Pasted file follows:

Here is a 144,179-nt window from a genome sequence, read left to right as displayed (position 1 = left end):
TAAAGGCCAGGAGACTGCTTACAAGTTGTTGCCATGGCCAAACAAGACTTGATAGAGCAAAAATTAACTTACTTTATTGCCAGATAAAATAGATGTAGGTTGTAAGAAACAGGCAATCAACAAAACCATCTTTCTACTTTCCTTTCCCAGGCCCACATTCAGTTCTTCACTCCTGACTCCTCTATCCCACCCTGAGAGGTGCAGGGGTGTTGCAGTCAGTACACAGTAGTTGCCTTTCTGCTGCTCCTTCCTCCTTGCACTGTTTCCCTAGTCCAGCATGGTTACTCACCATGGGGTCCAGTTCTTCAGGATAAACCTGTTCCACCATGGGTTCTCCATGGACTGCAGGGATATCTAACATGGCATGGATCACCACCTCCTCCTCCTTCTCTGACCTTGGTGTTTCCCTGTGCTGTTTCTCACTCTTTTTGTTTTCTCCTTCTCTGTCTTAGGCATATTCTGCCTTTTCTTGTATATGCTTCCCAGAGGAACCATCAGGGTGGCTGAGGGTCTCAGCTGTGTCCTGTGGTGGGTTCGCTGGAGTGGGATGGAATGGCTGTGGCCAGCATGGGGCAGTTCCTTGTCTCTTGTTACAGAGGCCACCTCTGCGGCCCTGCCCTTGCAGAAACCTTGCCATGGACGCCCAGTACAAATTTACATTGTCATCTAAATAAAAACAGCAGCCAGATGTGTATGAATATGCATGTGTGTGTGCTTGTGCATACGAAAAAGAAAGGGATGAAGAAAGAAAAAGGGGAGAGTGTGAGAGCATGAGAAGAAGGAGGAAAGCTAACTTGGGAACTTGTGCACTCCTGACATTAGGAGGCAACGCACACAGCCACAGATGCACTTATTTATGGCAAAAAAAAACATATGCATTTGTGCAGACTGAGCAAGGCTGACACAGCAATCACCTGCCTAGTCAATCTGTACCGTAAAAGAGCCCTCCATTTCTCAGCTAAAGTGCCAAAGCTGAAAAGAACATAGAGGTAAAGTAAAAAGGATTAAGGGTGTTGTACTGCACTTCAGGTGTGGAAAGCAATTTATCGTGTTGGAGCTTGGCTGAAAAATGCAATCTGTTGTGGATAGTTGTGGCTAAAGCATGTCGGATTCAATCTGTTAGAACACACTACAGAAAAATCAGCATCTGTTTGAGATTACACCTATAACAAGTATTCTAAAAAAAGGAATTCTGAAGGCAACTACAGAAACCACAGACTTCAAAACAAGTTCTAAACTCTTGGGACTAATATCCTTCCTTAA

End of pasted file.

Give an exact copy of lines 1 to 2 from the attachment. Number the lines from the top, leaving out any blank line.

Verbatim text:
Here is a 144,179-nt window from a genome sequence, read left to right as displayed (position 1 = left end):
TAAAGGCCAGGAGACTGCTTACAAGTTGTTGCCATGGCCAAACAAGACTTGATAGAGCAAAAATTAACTTACTTTATTGCCAGATAAAATAGATGTAGGTTGTAAGAAACAGGCAATCAACAAAACCATCTTTCTACTTTCCTTTCCCAGGCCCACATTCAGTTCTTCACTCCTGACTCCTCTATCCCACCCTGAGAGGTGCAGGGGTGTTGCAGTCAGTACACAGTAGTTGCCTTTCTGCTGCTCCTTCCTCCTTGCACTGTTTCCCTAGTCCAGCATGGTTACTCACCATGGGGTCCAGTTCTTCAGGATAAACCTGTTCCACCATGGGTTCTCCATGGACTGCAGGGATATCTAACATGGCATGGATCACCACCTCCTCCTCCTTCTCTGACCTTGGTGTTTCCCTGTGCTGTTTCTCACTCTTTTTGTTTTCTCCTTCTCTGTCTTAGGCATATTCTGCCTTTTCTTGTATATGCTTCCCAGAGGAACCATCAGGGTGGCTGAGGGTCTCAGCTGTGTCCTGTGGTGGGTTCGCTGGAGTGGGATGGAATGGCTGTGGCCAGCATGGGGCAGTTCCTTGTCTCTTGTTACAGAGGCCACCTCTGCGGCCCTGCCCTTGCAGAAACCTTGCCATGGACGCCCAGTACAAATTTACATTGTCATCTAAATAAAAACAGCAGCCAGATGTGTATGAATATGCATGTGTGTGTGCTTGTGCATACGAAAAAGAAAGGGATGAAGAAAGAAAAAGGGGAGAGTGTGAGAGCATGAGAAGAAGGAGGAAAGCTAACTTGGGAACTTGTGCACTCCTGACATTAGGAGGCAACGCACACAGCCACAGATGCACTTATTTATGGCAAAAAAAAACATATGCATTTGTGCAGACTGAGCAAGGCTGACACAGCAATCACCTGCCTAGTCAATCTGTACCGTAAAAGAGCCCTCCATTTCTCAGCTAAAGTGCCAAAGCTGAAAAGAACATAGAGGTAAAGTAAAAAGGATTAAGGGTGTTGTACTGCACTTCAGGTGTGGAAAGCAATTTATCGTGTTGGAGCTTGGCTGAAAAATGCAATCTGTTGTGGATAGTTGTGGCTAAAGCATGTCGGATTCAATCTGTTAGAACACACTACAGAAAAATCAGCATCTGTTTGAGATTACACCTATAACAAGTATTCTAAAAAAAGGAATTCTGAAGGCAACTACAGAAACCACAGACTTCAAAACAAGTTCTAAACTCTTGGGACTAATATCCTTCCTTAA